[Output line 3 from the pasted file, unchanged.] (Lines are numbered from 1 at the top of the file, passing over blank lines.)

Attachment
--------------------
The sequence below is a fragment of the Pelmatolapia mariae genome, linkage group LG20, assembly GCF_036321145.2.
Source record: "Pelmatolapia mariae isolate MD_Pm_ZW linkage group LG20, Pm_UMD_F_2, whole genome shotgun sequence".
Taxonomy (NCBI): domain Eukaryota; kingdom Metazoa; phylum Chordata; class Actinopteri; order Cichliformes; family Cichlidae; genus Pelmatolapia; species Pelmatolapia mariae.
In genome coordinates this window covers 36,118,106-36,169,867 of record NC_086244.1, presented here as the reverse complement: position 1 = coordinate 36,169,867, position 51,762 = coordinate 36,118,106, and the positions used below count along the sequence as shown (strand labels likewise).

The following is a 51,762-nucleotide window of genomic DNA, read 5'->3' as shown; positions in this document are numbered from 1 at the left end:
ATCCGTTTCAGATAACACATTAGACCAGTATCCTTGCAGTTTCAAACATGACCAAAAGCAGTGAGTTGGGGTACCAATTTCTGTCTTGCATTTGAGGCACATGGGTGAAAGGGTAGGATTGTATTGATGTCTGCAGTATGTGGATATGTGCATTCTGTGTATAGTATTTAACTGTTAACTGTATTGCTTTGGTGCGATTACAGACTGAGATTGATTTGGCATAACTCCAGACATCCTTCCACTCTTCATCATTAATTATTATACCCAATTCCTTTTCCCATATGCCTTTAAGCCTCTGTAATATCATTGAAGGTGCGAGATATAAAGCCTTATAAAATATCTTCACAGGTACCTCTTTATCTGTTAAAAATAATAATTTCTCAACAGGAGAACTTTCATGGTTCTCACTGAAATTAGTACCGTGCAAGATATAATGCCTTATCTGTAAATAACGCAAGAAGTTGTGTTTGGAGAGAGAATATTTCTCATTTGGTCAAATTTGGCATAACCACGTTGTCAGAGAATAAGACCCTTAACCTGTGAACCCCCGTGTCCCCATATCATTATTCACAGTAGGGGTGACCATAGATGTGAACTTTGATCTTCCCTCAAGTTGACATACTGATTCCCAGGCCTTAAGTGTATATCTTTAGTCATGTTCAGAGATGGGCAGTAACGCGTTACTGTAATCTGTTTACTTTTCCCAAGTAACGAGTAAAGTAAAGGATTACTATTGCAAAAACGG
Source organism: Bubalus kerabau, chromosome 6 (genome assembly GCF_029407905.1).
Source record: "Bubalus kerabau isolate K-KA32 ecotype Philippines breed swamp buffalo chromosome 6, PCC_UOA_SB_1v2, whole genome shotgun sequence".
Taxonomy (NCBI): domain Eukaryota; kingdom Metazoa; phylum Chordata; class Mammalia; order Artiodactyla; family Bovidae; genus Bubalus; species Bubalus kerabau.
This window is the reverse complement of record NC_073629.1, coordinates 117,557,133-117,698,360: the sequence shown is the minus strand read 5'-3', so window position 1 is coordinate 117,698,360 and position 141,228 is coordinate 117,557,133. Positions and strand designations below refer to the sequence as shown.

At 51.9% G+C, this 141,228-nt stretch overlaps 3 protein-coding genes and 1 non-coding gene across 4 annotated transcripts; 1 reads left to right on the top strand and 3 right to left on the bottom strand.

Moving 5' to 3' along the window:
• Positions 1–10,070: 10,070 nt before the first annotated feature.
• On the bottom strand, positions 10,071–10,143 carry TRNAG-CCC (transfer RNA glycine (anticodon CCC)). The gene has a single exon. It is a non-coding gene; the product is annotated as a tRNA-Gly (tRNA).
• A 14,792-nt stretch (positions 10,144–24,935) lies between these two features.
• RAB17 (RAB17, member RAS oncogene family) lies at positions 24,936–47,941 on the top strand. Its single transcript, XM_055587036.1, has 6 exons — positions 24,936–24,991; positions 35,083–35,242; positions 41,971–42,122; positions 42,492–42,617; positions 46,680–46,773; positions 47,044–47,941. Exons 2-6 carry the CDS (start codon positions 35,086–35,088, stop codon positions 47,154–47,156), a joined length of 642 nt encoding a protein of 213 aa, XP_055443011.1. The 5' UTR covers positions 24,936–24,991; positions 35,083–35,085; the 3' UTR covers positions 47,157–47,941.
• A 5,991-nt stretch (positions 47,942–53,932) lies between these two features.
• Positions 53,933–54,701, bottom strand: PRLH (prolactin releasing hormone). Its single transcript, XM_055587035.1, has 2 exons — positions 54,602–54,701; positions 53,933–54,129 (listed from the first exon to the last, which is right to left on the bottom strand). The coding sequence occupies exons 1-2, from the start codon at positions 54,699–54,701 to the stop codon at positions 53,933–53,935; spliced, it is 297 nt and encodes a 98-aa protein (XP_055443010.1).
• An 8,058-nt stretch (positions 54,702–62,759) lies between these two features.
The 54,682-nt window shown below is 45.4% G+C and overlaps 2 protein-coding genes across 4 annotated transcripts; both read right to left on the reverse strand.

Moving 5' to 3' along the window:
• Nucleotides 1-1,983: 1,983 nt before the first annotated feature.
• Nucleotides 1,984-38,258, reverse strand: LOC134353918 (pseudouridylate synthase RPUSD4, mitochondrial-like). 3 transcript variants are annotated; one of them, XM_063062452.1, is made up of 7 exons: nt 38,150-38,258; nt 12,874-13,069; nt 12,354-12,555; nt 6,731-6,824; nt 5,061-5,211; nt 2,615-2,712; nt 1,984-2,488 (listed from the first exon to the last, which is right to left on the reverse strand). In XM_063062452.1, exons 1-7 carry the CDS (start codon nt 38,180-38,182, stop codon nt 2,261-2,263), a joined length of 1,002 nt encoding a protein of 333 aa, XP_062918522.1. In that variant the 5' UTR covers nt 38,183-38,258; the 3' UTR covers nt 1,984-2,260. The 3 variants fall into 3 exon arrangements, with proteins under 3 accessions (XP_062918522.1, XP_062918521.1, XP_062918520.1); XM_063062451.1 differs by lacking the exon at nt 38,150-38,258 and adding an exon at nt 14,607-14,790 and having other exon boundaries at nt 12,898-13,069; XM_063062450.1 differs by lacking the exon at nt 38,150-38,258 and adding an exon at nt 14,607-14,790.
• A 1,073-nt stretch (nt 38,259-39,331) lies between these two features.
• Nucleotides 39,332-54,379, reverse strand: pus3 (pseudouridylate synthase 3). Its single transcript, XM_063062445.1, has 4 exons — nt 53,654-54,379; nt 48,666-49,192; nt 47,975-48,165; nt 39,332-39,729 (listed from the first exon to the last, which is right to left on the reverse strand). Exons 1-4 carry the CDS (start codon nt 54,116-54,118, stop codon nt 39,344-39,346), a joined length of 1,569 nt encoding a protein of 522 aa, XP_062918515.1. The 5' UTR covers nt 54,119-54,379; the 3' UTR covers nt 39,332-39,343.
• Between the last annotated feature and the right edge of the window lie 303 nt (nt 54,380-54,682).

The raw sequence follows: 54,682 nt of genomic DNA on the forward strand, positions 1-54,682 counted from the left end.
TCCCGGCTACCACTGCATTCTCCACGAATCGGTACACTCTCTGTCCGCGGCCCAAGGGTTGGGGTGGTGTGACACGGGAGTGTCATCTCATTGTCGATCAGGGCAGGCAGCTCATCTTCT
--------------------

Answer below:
Taxonomy (NCBI): domain Eukaryota; kingdom Metazoa; phylum Chordata; class Actinopteri; order Cichliformes; family Cichlidae; genus Pelmatolapia; species Pelmatolapia mariae.